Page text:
A contemporary of Charles Dickens and William Thackeray, Anthony Trollope was well into his 30s before he published his first book and into his 40s before he realized anything resembling a literary income. And yet he turned out to be one of the most prolific writers in that very well-upholstered period of three, four and even five-volume novels. What makes Trollope’s productivity even more remarkable is that for most of his life he had to fit his writing in on the side, rising most mornings at 5:30 to give the first three hours of his day to writing before heading off to his full time job as an upper level manager with the Post Office. “A small daily task if it really be daily, will beat the labours of a spasmodic Hercules,” he observed.
Trollope wrote his novels by timetable and never missed a deadline. His average, carefully calculated output saw him blacken 40 pages (with 250 words per page) each week. He usually had more than one book on the go simultaneously and never took a break between books. His unvarying goal was to produce at least 10,000 words per week and over half a million words per year. And that, I repeat, was the minimum. He regularly exceeded it. By the time of his death, his name had appeared on almost 70 different books – 47 novels, five collections of short stories, five travel books, three biographies, a translation of The Commentaries of Caesar and a refreshingly no-nonsense autobiography with precious little about his private life and unlimited shop talk about the writing biz.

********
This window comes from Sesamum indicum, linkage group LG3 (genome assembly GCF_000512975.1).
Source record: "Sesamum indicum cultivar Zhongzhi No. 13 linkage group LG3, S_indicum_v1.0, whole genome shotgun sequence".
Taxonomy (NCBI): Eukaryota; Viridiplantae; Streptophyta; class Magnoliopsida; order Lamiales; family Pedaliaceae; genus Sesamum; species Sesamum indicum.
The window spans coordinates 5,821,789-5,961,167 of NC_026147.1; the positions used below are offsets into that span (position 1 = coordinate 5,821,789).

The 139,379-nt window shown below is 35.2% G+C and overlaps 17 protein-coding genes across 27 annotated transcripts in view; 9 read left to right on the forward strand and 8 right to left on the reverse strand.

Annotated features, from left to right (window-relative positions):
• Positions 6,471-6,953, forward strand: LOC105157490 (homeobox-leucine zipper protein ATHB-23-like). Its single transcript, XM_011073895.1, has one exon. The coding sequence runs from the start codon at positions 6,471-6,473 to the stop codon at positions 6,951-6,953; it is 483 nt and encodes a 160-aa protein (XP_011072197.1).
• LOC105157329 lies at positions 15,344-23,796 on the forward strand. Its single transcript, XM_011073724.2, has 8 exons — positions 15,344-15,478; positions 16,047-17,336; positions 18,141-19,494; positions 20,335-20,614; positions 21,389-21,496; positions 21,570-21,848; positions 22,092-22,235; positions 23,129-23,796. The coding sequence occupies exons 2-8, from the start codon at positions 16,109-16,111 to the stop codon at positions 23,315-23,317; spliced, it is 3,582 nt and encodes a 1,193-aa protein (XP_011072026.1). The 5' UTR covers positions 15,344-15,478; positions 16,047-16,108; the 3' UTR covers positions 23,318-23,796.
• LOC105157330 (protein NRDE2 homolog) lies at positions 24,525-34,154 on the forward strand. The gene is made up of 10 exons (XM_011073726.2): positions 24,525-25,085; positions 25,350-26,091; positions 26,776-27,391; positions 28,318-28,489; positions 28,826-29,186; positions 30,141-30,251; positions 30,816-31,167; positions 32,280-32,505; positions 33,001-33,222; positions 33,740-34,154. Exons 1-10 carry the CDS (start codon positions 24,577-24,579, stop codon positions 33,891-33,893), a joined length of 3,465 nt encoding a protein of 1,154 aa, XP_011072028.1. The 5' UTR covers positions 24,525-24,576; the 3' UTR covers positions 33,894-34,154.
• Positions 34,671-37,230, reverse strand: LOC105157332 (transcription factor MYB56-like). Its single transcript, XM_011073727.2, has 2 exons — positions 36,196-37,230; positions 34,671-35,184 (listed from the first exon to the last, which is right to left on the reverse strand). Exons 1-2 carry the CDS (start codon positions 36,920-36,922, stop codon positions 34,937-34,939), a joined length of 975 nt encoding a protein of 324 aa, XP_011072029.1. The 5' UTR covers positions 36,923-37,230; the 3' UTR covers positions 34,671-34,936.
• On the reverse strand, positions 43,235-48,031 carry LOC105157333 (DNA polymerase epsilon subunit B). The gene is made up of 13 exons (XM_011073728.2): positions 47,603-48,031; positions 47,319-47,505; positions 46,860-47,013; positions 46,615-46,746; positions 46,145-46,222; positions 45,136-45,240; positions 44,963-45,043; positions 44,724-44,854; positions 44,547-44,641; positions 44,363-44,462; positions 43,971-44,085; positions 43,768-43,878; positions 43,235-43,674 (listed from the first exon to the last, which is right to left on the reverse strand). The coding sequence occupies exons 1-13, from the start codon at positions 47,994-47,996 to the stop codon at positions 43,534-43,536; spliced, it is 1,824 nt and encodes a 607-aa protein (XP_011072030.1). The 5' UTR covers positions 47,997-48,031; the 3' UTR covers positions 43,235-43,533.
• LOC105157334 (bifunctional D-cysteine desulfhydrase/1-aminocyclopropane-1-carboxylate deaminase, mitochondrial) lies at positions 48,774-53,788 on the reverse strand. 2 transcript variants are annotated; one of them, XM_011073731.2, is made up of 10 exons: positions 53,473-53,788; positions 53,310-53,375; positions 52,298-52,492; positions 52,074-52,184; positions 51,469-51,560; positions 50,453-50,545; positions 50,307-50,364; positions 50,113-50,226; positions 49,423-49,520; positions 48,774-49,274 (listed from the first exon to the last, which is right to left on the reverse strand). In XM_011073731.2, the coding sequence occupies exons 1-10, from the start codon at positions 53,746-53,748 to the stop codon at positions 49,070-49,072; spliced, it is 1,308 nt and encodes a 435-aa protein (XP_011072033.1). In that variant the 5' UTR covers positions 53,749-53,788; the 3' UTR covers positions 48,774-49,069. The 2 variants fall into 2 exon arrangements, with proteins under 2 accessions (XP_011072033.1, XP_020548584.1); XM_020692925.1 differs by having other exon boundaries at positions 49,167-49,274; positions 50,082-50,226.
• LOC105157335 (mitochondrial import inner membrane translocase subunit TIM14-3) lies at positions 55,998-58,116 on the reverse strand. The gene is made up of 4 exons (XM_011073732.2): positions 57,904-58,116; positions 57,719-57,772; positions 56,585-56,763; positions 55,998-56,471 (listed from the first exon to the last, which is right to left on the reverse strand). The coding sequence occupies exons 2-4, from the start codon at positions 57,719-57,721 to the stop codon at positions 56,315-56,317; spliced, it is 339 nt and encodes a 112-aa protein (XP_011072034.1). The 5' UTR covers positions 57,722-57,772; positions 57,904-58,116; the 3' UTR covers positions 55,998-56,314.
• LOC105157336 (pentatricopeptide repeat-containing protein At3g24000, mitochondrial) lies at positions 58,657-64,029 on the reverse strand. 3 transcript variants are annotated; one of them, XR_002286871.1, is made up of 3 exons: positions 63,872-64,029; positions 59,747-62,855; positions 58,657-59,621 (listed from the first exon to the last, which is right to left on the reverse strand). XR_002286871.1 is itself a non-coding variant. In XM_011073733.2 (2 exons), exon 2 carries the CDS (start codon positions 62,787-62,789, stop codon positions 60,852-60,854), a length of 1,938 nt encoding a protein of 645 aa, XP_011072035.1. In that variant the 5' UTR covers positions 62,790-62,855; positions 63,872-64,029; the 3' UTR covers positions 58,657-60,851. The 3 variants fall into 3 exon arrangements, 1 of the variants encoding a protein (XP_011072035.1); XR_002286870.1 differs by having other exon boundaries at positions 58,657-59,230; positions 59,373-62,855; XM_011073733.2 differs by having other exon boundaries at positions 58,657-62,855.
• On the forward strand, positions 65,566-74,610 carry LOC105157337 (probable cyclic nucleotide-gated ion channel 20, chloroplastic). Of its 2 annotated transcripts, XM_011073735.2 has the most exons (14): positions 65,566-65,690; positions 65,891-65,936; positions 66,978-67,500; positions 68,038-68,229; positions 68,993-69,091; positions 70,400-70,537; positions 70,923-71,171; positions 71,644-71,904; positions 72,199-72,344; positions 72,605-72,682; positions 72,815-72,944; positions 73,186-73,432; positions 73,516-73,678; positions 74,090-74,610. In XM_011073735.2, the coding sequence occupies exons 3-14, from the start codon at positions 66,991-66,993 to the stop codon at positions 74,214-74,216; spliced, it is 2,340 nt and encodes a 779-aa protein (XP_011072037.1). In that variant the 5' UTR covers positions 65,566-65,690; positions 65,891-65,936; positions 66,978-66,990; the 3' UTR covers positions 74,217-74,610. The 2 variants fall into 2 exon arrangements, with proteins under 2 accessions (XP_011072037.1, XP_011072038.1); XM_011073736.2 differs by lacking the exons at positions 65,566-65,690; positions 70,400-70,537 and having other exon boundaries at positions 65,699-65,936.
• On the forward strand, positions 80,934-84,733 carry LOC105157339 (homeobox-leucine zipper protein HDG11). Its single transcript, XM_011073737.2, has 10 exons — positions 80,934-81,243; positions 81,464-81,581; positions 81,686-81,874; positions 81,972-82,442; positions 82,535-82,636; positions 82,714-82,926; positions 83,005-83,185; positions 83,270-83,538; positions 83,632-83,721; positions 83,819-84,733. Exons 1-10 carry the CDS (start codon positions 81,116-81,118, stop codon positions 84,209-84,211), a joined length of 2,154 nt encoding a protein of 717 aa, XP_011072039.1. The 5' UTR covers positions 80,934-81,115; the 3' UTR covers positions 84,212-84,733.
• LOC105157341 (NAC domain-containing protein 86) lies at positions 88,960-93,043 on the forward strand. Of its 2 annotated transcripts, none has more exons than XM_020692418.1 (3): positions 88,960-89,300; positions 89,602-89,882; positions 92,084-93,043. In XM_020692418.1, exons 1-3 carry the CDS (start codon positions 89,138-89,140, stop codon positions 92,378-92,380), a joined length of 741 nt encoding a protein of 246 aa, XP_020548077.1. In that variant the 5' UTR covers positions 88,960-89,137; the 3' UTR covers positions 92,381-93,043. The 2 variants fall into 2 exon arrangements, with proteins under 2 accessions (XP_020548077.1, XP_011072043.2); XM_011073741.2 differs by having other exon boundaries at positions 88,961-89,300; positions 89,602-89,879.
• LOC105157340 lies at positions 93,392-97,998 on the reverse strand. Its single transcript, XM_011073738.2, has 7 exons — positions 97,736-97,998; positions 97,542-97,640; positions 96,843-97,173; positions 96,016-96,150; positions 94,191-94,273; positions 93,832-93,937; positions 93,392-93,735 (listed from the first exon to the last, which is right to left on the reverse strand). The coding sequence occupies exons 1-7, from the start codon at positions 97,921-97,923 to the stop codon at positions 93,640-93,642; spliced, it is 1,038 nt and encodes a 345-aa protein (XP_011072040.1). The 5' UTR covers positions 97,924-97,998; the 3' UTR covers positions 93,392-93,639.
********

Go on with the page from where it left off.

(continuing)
Though he started out as a junior-level clerk, Trollope's efficiency and drive soon lifted him to the management level. Among many other accomplishments, he invented the red pillar-style mailbox (along with double-decker buses and phone booths, one of three red emblems of British life beloved by postcard manufacturers); an innovation which greatly eased the accessibility of service in rural areas where the public previously had to rely on far-flung postal sub-stations. He often travelled in his Post Office work; around Britain, of course, but also to some rather exotic outposts of the British Empire. Whether travelling by boat or by rail, through monsoons or blistering heat, he continued to faithfully churn out his 40 pages per week. And all of that globe-trotting and sightseeing supplied him with impressions, vistas and locales that made their way into his books.